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BODMAS debate

Discussion in 'Mathematics' started by arsinh, Apr 8, 2011.

  1. arsinh

    arsinh New commenter

    I think you've managed to confuse yourself in your haste here and then failed to understand why valed was surprised.
    They are but surely any ambiguity can be removed by using extra brackets (or latex)?

     
  2. Nazard

    Nazard New commenter

    I agree with this.
    3a/2b might mean
    <u>3a</u>
    2b
    (as a fraction).
    3a/2b might mean 3<font size="3" face="Calibri">&times;a</font><font size="3" face="Calibri">&divide;2&times;b, in which case BODMAS should probably apply (unless the author is being a little sloppy).</font>
    <font size="3" face="Calibri">The problem here is not one of the meaning of BODMAS or even the interpretation of it, but of people not writing clearly.</font>
    <font size="3" face="Calibri">If anyone is really interested in pursuing this, reading the 157 posts in this thread might cure you!</font>
     
  3. I don't know that I confused myself, but I certainly managed to miss the typo! Thanks.
     
  4. That is why we need an edit option on this forum - to address those inconvenient little errors that we make.
    Embarrassing innit? [​IMG]
     
  5. Not really, I'm sure I've made much more embarressing mistakes than that before!

     
  6. briceanus

    briceanus New commenter

    Genius !
     
  7. When teaching precedence of operations l use an identity like:
    <u>a+b</u> is equivalent to (a+b) <font size="2">&divide; (x-y) </font>
    x-y
    to preserve the consistency of BIDMAS/BODMAS, and no, <font size="2" face="Trebuchet MS">that isn't BIDMAS divided by BODMAS! That slash sign has a lot to answer for!</font>
     
  8. I am with Frustum on this
    D Franklin
    I like this debate.
    My concern is the debate you are having is on TSR and you know there are some clued up people but also many kids who are often not mature in their posting/debates which leads to digging in and often debating for debatings reasons [​IMG]
     
  9. I think the bottom line (no pun intended) is that if you want to write a fraction on a single line with a slash or division sign then you should include brackets to maintain strict form and prevent ambiguity, however superfluous it looks ie 2x/2y should be written (2x)/(2y) if it was intended to be '2x over 2y.'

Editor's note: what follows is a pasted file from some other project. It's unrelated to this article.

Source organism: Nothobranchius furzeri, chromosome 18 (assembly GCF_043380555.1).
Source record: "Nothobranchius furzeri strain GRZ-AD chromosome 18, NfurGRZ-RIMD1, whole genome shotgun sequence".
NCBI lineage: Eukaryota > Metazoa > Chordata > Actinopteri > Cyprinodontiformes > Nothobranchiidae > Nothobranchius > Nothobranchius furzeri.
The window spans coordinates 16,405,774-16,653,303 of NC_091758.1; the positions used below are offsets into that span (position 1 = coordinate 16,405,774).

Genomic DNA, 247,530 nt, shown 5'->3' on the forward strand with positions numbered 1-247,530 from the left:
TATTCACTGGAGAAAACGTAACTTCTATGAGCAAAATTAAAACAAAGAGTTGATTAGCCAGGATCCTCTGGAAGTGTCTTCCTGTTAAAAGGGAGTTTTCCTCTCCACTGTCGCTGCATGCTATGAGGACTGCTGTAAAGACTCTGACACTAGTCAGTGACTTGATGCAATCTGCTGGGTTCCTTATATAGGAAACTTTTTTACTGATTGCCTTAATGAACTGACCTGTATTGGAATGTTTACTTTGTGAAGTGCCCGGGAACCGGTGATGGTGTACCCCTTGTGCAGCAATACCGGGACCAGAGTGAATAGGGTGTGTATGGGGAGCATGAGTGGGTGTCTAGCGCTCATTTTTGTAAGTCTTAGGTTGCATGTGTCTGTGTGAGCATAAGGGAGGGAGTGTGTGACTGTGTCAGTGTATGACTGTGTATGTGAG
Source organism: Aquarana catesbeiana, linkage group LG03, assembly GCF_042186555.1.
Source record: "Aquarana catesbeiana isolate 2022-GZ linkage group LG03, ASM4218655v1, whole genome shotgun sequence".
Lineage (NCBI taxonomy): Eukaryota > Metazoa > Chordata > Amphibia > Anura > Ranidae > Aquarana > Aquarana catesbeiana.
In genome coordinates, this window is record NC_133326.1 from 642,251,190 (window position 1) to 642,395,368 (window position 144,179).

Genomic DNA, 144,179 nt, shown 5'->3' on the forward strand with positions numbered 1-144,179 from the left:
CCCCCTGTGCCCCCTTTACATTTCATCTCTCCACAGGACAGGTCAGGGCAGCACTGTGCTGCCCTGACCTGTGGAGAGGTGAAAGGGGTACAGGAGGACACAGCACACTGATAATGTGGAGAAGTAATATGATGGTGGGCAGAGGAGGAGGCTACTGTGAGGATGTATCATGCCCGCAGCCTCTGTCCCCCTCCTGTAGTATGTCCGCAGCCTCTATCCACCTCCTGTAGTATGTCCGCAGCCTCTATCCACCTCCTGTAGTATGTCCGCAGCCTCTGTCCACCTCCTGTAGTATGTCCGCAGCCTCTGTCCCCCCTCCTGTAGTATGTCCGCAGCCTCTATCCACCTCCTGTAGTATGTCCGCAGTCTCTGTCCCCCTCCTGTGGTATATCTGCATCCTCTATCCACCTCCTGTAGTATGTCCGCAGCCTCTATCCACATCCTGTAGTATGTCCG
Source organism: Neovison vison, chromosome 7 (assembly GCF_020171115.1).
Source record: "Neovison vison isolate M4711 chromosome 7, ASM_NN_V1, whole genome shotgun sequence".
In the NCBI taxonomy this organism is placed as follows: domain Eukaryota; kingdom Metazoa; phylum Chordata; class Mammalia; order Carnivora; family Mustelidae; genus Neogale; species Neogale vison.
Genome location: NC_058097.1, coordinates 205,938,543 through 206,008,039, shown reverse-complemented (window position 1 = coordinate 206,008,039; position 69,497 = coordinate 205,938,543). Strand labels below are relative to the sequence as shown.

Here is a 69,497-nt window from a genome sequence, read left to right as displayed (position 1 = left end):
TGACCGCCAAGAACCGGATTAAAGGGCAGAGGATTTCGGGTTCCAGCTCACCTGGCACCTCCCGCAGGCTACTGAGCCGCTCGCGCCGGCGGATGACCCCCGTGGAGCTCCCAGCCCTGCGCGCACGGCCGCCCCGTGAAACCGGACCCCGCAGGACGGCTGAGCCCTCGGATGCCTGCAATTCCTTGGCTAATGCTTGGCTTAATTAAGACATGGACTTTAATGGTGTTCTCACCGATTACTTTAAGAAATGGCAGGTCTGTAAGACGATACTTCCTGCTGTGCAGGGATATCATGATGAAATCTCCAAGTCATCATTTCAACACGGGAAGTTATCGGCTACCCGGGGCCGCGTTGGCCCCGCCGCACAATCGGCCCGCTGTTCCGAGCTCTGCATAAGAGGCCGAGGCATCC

10. I agree with you: 3x and 2y are both algebraic terms, so there is only one operation - a division of one term by the other - and therefore no need to resort to Bodmas.


     
  11. Agreed, doesn't seem ambiguous from the discussion given at the link above. Also, as is standard practice in such matters, I defer to 'mathsisfun.com', and they agree, multiplication and division have equal precedence and read from left to right.


    It is, therefore, necessary to use parentheses on occasions.


    FlippantFlyer, why would we ever write (2x)/(2y)? Isn't this just x/y? Or am I missing something?
     
  12. Using the rules from Dr. Math and mathsisfun.com


    3x/2y = (3xy)/2


    Since giving multiplication and division equal precedence and reading from left to right gives:


    ((3x)/2)y


    Is it BODMAS itself that causes confusion by implying that division has greater precedence than multiplication? When in fact when both are written on the same line, we read from left to right.
     
  13. ?
     
  14. Sorry, I meant to type (3x)/(2y)!
    Here's a fanciful idea. What if we introduce another operator symbol (such as &not;) to mean everything on the left divided by everything on the right. We could then dispense with the cumbersome brackets to have 3x&not;2x without ambiguity! . . . Oh well just a thought[​IMG]
     
  15. If we rewrite with the implied operators then we have 3 x X/2 x Y and could argue that X/2 is an algebraic term.
     
  16. Interesting answer to the question from Wolfram Alpha

    http://www.wolframalpha.com/input/?i=3x%2F2+y

    http://www.wolframalpha.com/input/?i=3x%2F2y
     
  17. Vince_Ulam

    Vince_Ulam Star commenter

    This is a debate worthy of Wonderland.
    To fret over implied multiplication is as pointless as to fret over implied addition.
     
  18. Quite right, Vince, how dare someone ask a question in an open-minded way and provoke some debate? What do they think this is, some sort of forum?
     

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